Video of the day

WATCH: Delia Smith on Saturday at the People's Vote March: “When the vote happened, we were not fully informed. Now we know.” Make sure your MP knows how you feel and write to them HERE.

Please share on Facebook and Twitter.

Brexit fails science test

Brexit could be devastating for British - and European - science. That’s the verdict of 29 Nobel Laureates and six winners of the prestigious Fields medal, who have written a letter to Theresa May and Jean-Claude Juncker urging that science needs “the flow of people and ideas across borders” to flourish. Sir Paul Nurse, head of the Francis Crick Institute, said the “overwhelming negativity of scientists towards a hard Brexit should be a wake-up call to the country and the government.”

Many scientists are considering leaving the UK because of Brexit. An internal survey of 1,050 scientists at the Crick Institute, 40% from other EU countries, found that more than half (including the Brits) said they were less likely to stay. 97 per cent thought Brexit would be bad for British research. And 45% of lab heads said Brexit had already affected their work - either recruiting new scientists, being excluded from EU programmes or facing increased costs after the fall in the pound.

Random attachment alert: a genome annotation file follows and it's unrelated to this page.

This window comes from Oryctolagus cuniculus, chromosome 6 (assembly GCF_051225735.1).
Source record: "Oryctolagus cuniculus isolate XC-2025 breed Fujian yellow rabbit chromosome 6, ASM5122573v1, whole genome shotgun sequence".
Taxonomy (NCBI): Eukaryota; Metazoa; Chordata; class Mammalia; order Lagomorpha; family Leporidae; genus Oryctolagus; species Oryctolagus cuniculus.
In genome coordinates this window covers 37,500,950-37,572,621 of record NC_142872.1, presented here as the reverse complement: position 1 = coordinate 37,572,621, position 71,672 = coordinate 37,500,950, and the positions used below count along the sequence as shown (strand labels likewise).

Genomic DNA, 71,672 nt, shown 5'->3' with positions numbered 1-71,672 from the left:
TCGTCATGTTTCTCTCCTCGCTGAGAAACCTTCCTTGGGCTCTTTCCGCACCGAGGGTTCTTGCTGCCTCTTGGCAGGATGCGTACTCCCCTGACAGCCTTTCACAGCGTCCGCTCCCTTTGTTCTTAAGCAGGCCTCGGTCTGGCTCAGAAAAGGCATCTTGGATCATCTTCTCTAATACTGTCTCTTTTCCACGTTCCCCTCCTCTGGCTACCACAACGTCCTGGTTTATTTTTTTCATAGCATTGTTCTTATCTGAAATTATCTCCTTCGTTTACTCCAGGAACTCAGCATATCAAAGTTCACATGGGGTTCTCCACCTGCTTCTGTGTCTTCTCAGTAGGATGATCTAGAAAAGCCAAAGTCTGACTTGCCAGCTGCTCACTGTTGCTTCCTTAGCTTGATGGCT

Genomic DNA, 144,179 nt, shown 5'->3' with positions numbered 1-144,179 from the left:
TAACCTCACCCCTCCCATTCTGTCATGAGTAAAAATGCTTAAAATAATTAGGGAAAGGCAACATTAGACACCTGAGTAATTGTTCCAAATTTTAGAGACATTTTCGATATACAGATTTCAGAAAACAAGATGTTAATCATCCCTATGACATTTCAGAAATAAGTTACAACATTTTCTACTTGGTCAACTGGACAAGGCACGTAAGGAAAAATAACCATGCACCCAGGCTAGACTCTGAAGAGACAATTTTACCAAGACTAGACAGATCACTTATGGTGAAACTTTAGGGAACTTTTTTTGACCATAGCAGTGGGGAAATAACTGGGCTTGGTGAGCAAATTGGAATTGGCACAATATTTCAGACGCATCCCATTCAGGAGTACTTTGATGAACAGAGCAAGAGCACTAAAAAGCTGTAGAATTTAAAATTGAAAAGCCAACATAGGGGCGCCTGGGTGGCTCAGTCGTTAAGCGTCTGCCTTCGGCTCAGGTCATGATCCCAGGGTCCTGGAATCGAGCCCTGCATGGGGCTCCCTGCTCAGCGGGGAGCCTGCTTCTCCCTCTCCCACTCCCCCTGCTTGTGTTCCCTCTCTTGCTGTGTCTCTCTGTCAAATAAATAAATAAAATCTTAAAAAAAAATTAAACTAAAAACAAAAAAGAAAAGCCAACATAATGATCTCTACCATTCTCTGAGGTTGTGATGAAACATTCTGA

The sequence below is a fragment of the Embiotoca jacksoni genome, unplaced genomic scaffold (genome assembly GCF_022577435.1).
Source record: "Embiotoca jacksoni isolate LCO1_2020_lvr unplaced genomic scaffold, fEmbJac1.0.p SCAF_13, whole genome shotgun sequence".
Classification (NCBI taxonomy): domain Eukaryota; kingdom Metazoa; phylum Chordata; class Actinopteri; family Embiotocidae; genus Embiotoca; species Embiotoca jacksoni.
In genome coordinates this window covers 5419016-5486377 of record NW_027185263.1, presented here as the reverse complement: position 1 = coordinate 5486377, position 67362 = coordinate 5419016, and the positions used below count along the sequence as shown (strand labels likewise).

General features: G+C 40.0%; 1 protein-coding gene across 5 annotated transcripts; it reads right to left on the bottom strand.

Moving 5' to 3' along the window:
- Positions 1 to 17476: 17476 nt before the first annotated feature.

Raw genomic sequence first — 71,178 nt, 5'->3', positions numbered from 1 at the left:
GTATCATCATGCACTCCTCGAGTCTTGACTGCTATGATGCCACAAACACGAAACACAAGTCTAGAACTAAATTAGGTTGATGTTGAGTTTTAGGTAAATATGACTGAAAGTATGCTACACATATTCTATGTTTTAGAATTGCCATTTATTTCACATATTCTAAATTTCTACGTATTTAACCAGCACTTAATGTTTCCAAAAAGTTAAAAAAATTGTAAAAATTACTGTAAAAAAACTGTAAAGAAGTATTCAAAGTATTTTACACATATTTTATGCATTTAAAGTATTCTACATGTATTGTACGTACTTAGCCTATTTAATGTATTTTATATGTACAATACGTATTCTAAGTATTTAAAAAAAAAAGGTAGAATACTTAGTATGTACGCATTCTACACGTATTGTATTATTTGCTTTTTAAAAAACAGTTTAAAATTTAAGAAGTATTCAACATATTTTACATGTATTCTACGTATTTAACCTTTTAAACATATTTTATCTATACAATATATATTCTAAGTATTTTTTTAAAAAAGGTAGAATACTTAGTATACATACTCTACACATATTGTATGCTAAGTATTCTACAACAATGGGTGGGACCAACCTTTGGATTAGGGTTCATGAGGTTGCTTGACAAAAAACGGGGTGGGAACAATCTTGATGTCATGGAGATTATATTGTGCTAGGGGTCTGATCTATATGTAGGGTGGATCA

Quote of the day

“I'm currently funded by the EU - also for my PhD which I did in the UK - and I know that lots of this money will not arrive in the UK any more. And of course that's a big concern.”

Jasmin Zohren, a post-doctoral researcher from Germany, facing difficult decisions thanks to Brexit

Tweet of the day

FFS Students for a People’s Vote rally is today outside the Senedd at Cardiff Bay. If you want a People’s Vote, be there. More details: HERE.


Parliament running out of time to implement Brexit?

Who remembers the EU Withdrawal Act? It was designed to shift all EU law onto the UK statute books before Brexit. Between 800 and 1,000 changes to legislation, known as statutory instruments (SIs), are required to make that happen before March 29. But although almost half the time has passed, only 9% of the necessary SIs have come before Parliament, a study reported in The Times reveals. Scrutinising them in time is looking like an impossible task.

Video of the day 2

WATCH: Kicking off their Week of Action, a group of young OFOC supporters in York went to visit their MP, Rachael Maskell, with over 350 signatures and dozens of postcards to give her - watch her reaction!